Contains primarily business and official papers of the New York Simson family. Papers include: a photocopy of a 1713 document declaring Nathan Simson, (d. 1725), Samuel Levy, Moses Levy, Moses Michalls, Moses Hart, and Mordecai Nathan "free denizons" of Great Britain and photocopies of receipts made out to Nathan Simson for the years 1710-1716; a manuscript copy of the Simson family history and genealogy deposited by Jacob Franks, Miriam Levy, and Francis Simson covering the years 1718-1760; photocopy of the 1781 will of Joseph Simson (1686-1787); a letter from Solomon Simson (1738-1801) to Polly Israel Levy concerning the business activities of her husband, Joseph Israel Levy (d. 1785); three copies (two in English and one in Hebrew) of an address delivered in Hebrew by Sampson Simson at the Columbia College commencement in 1800; photocopies of documents relating to his military service (1814); photocopies of maps and a document relating to land owned by Sampson Simson in the town of Yonkers, New York (1811-1892), and an inventory of Sampson Simson's personal estate.
Collection contains research notes and writings relating to London's works on early American Jewish portraits, miniatures, and silhouettes; this includes family histories of the subjects of the artwork, biographical information on the artists, and information about the works themselves. Also includes items relating to London's personal life, such as her genealogy and a notebook of letters written by her son Robert who was killed in action in World War II during his service in the army; notes, manuscripts, and published and unpublished articles and poetry; art catalogs; legal documents; lantern slides; photographs; correspondence; newspaper clippings; genealogical charts; handwritten sheet music; military medals; sound recordings; a theater program; and a scrapbook.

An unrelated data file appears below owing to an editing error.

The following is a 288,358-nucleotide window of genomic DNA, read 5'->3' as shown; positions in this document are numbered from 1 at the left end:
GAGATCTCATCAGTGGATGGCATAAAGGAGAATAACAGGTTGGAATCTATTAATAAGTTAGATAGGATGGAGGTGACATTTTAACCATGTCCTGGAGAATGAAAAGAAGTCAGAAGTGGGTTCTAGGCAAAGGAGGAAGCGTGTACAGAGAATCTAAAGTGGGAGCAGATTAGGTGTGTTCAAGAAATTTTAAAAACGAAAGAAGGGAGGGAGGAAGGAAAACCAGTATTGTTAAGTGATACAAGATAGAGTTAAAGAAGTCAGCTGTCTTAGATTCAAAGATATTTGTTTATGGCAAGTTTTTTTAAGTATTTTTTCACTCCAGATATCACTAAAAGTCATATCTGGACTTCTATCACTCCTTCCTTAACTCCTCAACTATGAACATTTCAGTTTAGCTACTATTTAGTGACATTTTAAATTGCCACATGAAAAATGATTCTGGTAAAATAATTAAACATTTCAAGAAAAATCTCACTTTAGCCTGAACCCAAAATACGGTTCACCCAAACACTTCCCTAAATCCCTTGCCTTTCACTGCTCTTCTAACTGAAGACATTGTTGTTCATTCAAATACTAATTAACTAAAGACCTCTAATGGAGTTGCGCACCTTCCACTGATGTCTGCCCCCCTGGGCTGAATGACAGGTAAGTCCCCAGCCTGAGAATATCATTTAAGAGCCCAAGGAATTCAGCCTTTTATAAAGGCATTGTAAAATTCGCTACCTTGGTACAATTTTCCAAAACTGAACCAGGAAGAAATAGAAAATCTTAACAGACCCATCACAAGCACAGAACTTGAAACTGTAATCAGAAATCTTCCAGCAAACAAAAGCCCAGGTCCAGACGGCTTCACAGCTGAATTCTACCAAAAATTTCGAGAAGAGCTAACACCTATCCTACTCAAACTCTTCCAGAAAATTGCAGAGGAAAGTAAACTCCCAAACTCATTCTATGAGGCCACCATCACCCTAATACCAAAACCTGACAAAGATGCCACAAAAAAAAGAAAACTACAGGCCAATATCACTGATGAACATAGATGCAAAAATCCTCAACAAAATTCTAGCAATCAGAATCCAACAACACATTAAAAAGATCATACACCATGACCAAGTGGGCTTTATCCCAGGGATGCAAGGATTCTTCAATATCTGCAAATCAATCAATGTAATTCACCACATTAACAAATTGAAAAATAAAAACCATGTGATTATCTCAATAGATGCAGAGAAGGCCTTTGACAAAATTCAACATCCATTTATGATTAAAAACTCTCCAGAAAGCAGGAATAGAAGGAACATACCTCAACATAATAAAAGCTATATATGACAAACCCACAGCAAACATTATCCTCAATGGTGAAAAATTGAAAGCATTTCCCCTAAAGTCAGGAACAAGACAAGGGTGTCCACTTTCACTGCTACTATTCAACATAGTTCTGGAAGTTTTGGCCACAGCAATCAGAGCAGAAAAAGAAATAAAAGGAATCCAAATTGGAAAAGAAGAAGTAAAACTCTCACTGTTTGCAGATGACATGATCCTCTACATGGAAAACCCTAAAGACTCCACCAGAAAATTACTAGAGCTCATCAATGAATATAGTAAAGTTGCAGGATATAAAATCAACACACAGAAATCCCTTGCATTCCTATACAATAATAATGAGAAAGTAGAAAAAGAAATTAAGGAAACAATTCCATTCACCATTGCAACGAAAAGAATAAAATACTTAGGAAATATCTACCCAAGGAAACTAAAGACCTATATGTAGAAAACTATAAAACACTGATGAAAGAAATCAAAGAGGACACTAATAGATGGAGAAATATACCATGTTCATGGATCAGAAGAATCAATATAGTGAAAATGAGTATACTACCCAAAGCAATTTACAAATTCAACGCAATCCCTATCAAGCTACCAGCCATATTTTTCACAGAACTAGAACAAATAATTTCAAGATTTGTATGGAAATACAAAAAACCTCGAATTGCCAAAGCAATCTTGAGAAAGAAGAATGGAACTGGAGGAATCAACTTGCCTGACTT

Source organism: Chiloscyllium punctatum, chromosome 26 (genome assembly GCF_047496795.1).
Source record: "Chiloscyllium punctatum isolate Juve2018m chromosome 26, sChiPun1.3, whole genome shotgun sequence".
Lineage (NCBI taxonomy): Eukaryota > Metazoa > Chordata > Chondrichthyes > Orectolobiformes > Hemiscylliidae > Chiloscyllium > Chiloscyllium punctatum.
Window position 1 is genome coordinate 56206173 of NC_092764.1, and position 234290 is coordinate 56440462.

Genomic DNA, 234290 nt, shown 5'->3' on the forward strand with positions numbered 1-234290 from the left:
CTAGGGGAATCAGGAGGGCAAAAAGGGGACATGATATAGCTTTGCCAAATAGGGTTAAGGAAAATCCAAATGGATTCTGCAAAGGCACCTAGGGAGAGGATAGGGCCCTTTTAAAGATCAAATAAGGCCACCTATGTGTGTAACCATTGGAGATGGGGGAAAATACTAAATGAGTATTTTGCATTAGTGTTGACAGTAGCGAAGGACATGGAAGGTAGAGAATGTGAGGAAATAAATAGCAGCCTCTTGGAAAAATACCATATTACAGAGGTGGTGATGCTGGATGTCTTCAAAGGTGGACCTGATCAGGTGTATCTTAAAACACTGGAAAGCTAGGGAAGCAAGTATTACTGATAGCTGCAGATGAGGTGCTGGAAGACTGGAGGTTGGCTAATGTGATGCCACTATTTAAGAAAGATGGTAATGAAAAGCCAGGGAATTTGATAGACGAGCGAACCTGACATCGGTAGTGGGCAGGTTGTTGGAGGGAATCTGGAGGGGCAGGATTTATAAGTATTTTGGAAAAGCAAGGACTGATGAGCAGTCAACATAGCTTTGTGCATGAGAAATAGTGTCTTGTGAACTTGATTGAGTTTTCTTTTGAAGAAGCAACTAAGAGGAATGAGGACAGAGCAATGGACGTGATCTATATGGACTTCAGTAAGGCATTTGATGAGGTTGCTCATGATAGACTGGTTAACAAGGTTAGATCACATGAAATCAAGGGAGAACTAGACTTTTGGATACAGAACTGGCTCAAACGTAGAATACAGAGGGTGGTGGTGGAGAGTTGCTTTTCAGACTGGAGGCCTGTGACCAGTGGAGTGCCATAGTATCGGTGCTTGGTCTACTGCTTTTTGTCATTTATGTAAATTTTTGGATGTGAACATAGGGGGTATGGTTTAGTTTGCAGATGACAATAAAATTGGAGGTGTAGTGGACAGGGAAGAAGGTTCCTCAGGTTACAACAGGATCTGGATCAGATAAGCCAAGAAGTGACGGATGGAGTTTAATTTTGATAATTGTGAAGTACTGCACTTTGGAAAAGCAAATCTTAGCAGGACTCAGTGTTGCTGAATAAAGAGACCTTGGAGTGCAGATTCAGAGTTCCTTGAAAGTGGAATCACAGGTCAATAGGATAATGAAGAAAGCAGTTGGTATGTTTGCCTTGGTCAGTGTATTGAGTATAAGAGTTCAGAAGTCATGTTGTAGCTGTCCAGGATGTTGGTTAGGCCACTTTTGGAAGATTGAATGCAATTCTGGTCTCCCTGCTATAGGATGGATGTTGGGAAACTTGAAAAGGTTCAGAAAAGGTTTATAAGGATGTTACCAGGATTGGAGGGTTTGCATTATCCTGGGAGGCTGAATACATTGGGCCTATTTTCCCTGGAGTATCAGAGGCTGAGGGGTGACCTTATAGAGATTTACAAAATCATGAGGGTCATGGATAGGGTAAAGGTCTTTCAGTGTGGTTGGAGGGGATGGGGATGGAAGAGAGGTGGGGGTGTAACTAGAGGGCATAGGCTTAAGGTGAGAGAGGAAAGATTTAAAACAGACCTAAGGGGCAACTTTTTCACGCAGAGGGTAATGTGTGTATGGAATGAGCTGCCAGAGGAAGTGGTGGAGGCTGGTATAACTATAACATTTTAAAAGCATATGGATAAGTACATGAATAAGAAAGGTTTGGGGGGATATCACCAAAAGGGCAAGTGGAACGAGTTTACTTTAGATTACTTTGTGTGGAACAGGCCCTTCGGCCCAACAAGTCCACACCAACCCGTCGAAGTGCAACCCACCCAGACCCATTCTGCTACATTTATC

This collection contains the personal papers of members of the Hecht, Bielefeld, Günther, and Gottschalk families. Materials range widely in time period and content, providing insight into varied experience of these families from the mid-19th century to the mid-20th century. Materials include vital records, emigration records, apprenticeship and journeyman records for a merchant, education records, letters of recommendation, personal correspondence, military records from World War I and World War II, restitution claims, property records, tax and financial records, friendship books (Poesiealben), documents related to religious services during military service, family trees, photographs, a diary about emigration, and a Hebrew primer.
The collection mainly consists of Herbert Jonas' and his family members' private correspondence and personal documents. There are also some writings, photographs and a collection of newspaper clippings.